|Matthew Henry's Concise Commentary|
7:10-16 Secret disaffection to God is often disguised with the colour of respect to him; and those who are resolved that they will not trust God, yet pretend they will not tempt him. The prophet reproved Ahaz and his court, for the little value they had for Divine revelation. Nothing is more grievous to God than distrust, but the unbelief of man shall not make the promise of God of no effect; the Lord himself shall give a sign. How great soever your distress and danger, of you the Messiah is to be born, and you cannot be destroyed while that blessing is in you. It shall be brought to pass in a glorious manner; and the strongest consolations in time of trouble are derived from Christ, our relation to him, our interest in him, our expectations of him and from him. He would grow up like other children, by the use of the diet of those countries; but he would, unlike other children, uniformly refuse the evil and choose the good. And although his birth would be by the power of the Holy Ghost, yet he should not be fed with angels' food. Then follows a sign of the speedy destruction of the princes, now a terror to Judah. Before this child, so it may be read; this child which I have now in my arms, (Shear-jashub, the prophet's own son, ver. 3,) shall be three or four years older, these enemies' forces shall be forsaken of both their kings. The prophecy is so solemn, the sign is so marked, as given by God himself after Ahaz rejected the offer, that it must have raised hopes far beyond what the present occasion suggested. And, if the prospect of the coming of the Divine Saviour was a never-failing support to the hopes of ancient believers, what cause have we to be thankful that the Word was made flesh! May we trust in and love Him, and copy his example.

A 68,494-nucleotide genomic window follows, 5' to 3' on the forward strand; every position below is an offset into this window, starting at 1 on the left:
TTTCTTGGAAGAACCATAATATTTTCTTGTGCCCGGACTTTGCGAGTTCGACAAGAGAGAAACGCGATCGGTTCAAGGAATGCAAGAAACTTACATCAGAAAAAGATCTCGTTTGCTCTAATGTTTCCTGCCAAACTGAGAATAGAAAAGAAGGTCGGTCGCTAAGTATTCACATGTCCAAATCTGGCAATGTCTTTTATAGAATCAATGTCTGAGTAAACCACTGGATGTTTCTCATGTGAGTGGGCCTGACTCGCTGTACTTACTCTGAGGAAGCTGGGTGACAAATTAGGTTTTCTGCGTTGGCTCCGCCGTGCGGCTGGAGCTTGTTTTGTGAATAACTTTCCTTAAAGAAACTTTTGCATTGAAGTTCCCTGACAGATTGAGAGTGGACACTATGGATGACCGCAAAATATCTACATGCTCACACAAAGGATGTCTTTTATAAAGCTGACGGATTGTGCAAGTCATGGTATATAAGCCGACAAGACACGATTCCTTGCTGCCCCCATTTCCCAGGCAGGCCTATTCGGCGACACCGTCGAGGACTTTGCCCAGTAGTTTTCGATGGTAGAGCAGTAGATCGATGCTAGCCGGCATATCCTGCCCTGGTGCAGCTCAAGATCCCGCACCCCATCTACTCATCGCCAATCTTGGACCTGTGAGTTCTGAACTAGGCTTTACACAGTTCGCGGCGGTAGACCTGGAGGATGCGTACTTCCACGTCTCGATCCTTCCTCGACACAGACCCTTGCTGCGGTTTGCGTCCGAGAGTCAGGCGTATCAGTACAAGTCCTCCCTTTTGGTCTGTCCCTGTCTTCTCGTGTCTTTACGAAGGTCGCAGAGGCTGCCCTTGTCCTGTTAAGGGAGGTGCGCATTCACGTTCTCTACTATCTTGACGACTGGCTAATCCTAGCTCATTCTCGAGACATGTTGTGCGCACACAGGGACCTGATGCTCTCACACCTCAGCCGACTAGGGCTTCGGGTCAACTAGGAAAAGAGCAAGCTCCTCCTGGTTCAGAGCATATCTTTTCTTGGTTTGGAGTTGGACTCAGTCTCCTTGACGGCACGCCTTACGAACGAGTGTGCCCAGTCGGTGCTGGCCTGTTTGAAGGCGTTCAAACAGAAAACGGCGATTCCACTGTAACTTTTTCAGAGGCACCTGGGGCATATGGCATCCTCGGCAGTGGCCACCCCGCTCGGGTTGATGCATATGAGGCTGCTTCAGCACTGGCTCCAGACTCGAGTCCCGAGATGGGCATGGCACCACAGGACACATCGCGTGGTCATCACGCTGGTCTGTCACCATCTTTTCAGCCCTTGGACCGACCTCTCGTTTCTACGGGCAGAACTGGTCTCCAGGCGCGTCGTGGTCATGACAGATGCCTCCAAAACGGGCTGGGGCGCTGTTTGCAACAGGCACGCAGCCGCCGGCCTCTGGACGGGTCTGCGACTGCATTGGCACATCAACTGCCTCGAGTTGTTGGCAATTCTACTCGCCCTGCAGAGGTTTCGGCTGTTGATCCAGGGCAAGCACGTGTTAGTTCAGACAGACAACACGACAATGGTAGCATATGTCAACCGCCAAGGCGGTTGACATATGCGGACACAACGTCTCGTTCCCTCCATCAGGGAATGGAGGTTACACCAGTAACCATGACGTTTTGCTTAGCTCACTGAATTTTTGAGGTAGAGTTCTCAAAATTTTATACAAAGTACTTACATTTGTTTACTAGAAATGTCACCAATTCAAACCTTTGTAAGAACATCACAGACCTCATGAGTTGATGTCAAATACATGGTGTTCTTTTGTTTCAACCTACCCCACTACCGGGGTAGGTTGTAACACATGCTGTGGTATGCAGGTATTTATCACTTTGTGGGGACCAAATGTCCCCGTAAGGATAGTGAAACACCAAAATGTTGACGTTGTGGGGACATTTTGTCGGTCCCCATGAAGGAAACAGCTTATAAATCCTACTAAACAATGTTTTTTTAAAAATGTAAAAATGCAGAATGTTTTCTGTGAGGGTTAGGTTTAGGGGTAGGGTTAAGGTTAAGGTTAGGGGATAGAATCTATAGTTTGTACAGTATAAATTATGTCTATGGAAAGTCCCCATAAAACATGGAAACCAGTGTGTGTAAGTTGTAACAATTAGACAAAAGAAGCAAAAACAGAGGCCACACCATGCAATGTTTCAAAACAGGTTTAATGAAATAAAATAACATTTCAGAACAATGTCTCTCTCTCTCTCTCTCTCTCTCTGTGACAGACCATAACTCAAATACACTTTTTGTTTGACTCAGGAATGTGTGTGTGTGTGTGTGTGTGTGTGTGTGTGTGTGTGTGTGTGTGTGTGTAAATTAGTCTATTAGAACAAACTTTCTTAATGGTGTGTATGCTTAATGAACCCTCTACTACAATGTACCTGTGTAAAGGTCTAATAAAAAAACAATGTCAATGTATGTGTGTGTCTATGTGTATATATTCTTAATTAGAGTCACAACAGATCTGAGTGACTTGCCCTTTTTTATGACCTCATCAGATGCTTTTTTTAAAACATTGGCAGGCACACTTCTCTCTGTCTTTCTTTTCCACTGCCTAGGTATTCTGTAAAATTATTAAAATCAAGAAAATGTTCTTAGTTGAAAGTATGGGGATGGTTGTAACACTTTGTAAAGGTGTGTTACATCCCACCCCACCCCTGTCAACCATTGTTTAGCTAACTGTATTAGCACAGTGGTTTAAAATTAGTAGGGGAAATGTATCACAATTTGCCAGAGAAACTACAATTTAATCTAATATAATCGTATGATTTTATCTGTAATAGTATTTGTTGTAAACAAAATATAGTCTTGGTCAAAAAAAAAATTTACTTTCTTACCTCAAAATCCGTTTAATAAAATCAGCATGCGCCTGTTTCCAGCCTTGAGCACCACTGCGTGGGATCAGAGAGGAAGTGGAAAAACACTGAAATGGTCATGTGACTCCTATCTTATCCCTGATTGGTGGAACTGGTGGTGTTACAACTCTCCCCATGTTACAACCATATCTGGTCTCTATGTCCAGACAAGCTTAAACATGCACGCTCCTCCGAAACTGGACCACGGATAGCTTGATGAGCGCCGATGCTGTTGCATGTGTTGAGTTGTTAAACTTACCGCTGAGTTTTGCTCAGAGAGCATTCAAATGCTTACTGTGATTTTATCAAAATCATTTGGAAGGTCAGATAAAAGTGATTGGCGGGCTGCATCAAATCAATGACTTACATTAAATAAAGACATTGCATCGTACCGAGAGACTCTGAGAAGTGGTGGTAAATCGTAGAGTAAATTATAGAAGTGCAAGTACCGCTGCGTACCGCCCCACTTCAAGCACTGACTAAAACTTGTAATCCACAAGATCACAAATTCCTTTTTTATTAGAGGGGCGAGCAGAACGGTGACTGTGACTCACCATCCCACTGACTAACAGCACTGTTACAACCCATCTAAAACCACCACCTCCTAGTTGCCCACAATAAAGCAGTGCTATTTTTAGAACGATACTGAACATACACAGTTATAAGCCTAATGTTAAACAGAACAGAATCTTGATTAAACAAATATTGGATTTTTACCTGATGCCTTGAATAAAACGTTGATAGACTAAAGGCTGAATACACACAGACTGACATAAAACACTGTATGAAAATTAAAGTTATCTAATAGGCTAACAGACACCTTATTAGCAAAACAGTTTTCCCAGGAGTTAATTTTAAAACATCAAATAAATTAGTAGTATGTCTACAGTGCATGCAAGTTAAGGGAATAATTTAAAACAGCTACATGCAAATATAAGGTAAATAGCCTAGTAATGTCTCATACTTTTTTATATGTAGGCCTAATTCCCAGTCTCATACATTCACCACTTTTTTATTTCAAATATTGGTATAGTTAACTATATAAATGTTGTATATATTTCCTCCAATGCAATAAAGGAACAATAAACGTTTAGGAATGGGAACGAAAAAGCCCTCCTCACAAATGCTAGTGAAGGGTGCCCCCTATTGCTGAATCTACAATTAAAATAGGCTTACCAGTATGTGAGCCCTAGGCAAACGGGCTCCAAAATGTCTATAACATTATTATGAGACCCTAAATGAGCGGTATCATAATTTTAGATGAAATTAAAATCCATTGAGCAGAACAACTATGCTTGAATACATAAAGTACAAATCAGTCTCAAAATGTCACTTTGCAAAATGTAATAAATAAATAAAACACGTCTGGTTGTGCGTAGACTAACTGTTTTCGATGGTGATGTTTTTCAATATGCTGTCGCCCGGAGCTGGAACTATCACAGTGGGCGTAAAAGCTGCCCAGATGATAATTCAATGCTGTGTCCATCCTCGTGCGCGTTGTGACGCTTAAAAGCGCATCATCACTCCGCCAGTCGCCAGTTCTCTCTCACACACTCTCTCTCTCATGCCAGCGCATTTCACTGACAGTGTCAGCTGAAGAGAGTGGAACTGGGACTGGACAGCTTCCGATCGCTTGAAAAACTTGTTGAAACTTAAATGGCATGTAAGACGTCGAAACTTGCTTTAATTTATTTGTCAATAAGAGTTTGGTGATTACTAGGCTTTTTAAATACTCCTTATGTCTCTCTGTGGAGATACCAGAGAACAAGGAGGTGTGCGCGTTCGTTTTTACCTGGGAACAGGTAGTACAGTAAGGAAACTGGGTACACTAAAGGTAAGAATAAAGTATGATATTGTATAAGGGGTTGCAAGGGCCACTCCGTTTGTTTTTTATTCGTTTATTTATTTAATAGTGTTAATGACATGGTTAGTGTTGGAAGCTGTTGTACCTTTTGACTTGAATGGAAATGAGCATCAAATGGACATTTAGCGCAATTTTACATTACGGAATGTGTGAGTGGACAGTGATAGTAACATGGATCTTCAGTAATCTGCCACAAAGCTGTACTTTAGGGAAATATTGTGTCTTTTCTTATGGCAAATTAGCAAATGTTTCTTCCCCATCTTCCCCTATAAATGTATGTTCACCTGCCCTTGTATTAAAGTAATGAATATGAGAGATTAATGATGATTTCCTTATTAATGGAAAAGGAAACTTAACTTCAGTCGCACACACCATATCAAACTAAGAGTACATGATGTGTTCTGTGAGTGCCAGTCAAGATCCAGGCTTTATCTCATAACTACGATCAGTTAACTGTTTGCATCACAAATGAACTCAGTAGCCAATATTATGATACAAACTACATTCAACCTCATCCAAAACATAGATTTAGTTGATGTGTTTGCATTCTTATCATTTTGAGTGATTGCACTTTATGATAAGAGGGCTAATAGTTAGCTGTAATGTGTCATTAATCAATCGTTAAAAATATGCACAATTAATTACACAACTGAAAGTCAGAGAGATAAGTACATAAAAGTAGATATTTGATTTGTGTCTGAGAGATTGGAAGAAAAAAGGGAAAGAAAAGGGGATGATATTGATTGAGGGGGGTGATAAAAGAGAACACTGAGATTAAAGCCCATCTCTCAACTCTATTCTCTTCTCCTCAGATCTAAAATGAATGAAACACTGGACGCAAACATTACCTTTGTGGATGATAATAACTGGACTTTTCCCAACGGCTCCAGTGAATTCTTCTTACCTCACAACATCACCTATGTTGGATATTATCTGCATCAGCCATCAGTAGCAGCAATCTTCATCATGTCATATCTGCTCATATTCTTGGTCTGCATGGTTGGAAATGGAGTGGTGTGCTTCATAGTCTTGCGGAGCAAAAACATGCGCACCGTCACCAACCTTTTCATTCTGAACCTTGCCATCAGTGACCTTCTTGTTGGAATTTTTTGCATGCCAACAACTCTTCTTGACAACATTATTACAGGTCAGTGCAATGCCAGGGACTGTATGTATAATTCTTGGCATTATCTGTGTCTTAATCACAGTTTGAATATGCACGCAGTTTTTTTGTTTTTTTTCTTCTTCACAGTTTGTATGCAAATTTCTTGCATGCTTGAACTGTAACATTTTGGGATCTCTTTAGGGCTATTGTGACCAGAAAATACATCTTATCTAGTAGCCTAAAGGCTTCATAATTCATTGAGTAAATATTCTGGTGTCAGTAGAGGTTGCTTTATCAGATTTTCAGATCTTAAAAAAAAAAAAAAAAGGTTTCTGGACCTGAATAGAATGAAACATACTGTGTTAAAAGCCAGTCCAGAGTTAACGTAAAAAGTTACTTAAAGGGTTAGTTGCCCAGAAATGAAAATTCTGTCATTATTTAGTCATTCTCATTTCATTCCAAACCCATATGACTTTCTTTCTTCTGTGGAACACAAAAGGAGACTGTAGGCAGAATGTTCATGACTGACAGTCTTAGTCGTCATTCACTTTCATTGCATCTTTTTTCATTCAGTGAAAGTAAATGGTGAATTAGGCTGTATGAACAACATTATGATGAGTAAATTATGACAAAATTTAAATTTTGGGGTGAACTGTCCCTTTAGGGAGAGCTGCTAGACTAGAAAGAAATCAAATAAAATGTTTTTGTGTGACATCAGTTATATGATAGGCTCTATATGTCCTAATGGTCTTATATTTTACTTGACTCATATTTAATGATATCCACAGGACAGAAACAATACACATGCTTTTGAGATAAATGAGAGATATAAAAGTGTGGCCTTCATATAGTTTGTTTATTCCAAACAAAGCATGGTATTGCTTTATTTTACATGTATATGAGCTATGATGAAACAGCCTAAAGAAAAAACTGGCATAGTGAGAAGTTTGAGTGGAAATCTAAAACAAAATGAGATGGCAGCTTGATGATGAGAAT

Verses 10-16. - THE SIGN OF IMMANUEL. The supposition that there was a considerable interval between ver. 9 and ver. 10 (Cheyne) is quite gratuitous. Nothing in the text marks any such interval. God had sent Ahaz one message by his prophet (vers. 4-9). It had apparently been received in silence, at any rate without acknowledgment. The faith had seemed to be lacking which should have embraced with gladness the promise given (see the last clause of ver. 9). God, however, will give the unhappy monarch another chance. And so he scuds him a second message, the offer of a sign which should make belief in the first message easier to him (ver. 11). Ahaz proudly rejects this offer (ver. 12). Then the sign of "Immanuel" is given - not to Ahaz individually, but to the whole "house of David," and through them to the entire Jewish people. "A virgin shall conceive, and bear a son, whose name shall be called Immanuel; and before this child shall have grown to the age of moral discernment, God's people will have been delivered, and their enemies made a desolation" (vers. 14-16). The exact bearing of the "sign" will be best discussed in the comment upon ver. 14. Verse 10. - The Lord spake again unto Ahaz. As before (vers. 3, 4) by the mouth of his prophet.
Gill's Exposition of the Entire Bible
Moreover the Lord spake again unto Ahaz,.... By the prophet Isaiah:
saying; as follows:
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